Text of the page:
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Downhole logging

Logging-while-drilling operations

Hole U1378A was drilled and logged with a Schlumberger LWD tool string that included (from top to bottom) the adnVISION 675 (density, neutron porosity, and ultrasonic caliper), the TeleScope 675 (measurement while drilling, power and data transmission and drilling parameters), the arcVISION 675 (propagation resistivity, gamma radiation, and annular pressure), and the geoVISION 675 (resistivity images and gamma radiation). The LWD tools were 6¾ inch diameter versions in a BHA with an 8½ inch bit and 6½ inch drill collars. For details, see “Downhole logging” in the “Methods” chapter (Expedition 334 Scientists, 2012).

During logging in Hole U1378A, the LWD tools were run without batteries, which did not reach Puntarenas before the R/V JOIDES Resolution sailed. The LWD tools were powered only by the mud turbine generator in the TeleScope. The main negative implications of running the LWD tools without batteries are that (1) no data are taken when the flow rate is less than the minimum required to power up the tools (~300 gal/min or 18.9 L/s) and (2) if the tools lose connection to the TeleScope their clock may be reset, which requires postcruise processing. The missing batteries, however, do not affect data collection during drilling, when pumps are on. The batteries were eventually delivered to the JOIDES Resolution by helicopter a day after operations started in Hole U1378A and were installed in the LWD tools used in Hole U1379A.

Hole U1378A was spudded at 537 m drilling depth below rig floor (DRF) at 0420 h on 18 March 2011 (all times are local Costa Rica time; UTC – 6 h). Drilling proceeded smoothly in the uppermost 300 m at total drilling rates of ~25 m/h (total drilling rates include time for connections). Drilling became more difficult at 300–450 mbsf, where rates dropped to an average of ~13 m/h. After the bit reached a depth of 455 mbsf at ~0500 h on 19 March, the drillers noted high standpipe pressures and backflow when making connections, indicating hole cleaning problems. Also, the top drive torque showed occasional large increases. The bit was lifted off the bottom, and the hole was repeatedly backreamed to improve circulation. These attempts continued for several hours. High standpipe pressures and top drive torques were consistently observed when the bit was deeper than ~850 m DRF (313 mbsf). After many attempts to return to the bottom of the hole, in the afternoon of 19 March the bit was still ~100 m above the total depth reached early in the morning. It was recognized that progress was too slow to significantly deepen the hole before the JOIDES Resolution would have to move to the next site, and at 1720 h it was decided to stop drilling in Hole U1378A, gaining a few hours for LWD at the next site.

Measurements recorded by the LWD tools were downloaded and processed without difficulties, except for the geoVISION resistivity image data. The Schlumberger logging engineers noted that the azimuthal orientation system of the geoVISION tool malfunctioned, and they sent the geoVISION data recorded in Hole U1378A to a Schlumberger LWD data processing center in Houston, Texas (USA). This attempt was unsuccessful, and no geoVISION resistivity image data are available for Hole U1378A. The geoVISION log measurements of resistivity and NGR, which do not rely on measuring tool orientation, were collected successfully.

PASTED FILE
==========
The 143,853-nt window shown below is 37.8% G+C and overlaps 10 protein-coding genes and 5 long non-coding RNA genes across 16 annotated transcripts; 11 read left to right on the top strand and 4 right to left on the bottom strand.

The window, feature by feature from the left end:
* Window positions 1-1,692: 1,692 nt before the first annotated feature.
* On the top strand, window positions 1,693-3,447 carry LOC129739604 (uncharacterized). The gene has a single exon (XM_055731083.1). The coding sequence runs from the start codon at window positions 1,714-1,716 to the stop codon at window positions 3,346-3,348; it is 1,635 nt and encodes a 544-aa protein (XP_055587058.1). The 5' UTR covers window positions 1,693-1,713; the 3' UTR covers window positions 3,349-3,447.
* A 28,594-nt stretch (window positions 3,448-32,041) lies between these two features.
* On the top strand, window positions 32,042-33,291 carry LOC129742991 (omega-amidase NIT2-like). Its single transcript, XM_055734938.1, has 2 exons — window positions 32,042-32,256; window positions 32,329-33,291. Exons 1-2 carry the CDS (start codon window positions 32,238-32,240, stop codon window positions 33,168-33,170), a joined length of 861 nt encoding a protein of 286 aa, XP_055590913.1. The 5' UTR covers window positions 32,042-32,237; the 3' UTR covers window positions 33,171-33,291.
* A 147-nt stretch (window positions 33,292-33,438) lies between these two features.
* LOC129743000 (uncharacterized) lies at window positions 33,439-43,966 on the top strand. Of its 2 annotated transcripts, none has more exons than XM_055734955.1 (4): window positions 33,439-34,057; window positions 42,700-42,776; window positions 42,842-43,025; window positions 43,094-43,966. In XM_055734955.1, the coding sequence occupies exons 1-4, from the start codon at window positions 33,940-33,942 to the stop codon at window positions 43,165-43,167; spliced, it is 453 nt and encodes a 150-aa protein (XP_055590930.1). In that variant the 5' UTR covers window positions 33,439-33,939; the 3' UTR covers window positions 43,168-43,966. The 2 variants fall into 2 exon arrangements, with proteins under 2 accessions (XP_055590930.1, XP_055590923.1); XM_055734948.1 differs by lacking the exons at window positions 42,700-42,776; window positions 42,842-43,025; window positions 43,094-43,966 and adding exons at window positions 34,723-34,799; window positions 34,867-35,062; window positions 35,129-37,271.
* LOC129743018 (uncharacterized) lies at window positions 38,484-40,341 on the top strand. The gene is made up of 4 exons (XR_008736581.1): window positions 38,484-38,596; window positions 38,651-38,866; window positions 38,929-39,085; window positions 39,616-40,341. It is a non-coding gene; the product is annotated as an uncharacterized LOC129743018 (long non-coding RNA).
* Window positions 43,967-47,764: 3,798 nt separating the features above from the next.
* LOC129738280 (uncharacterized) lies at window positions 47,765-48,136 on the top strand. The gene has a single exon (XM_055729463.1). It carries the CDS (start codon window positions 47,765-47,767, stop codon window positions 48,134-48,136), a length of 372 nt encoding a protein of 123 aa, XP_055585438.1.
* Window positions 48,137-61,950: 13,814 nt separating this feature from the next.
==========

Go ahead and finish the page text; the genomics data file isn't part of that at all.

Gas monitoring with logging-while-drilling measurements

As the first hole at Site U1378 was drilled with LWD, the LWD data had to be monitored for safety to detect gas entering the wellbore. As explained in “Downhole logging” in the “Methods” chapter (Expedition 334 Scientists, 2012), the primary measurement we used in gas monitoring was the annular pressure measured while drilling by the arcVISION tool and transmitted in real time to the surface. We looked for sustained decreases of >30–50 psi in the annular pressure, which could caused by low-density gas entering the wellbore.

Figure F35 shows residual pressure that is the measured annular pressure minus the hydrostatic pressure (for a seawater density of 1025 kg/m3). From the seafloor to 340 mbsf, the observed annular pressure was very close to hydrostatic. The large downhole pressure fluctuations (100 psi and greater) observed below 340 mbsf are likely due to cuttings restricting flow in the borehole annulus, which required backreaming and hole cleaning in this interval and eventually led to abandoning the hole. These pressure fluctuations consisted of an increase followed by a decrease to the overall pressure trend as hole cleaning progressed. The pressure trend in this interval was higher than hydrostatic because of solid particles that increase the effective density of the borehole fluid. No sustained pressure drops below the general trend that exceeded the 30–50 psi threshold set in the monitoring protocol and that could be due to gas entry were observed, and no drilling interruptions were necessary.

Logging data quality

Figure F35 also shows the quality control logs for Hole U1378A. A major control on LWD measurement quality is the borehole size, which is obtained by the adnVISION tool from the difference between the short- and long-spaced density measurements and from an ultrasonic traveltime measurement. Figure F35 shows the average borehole diameters estimated from these measurements. The most reliable measurement of borehole diameter is the ultrasonic caliper, which shows enlarged hole intervals (10–12 inches; 25–30 cm) from the seafloor to 90 mbsf and at 290–310 and 340–370 mbsf. The density correction, which is also calculated from the difference between the short- and long-spaced density measurements, generally varies from 0 to 0.1 g/cm3. This correction, however, did not result in accurate density values in some enlarged hole intervals, where the measured LWD densities were anomalously low (see the comparison to core data below).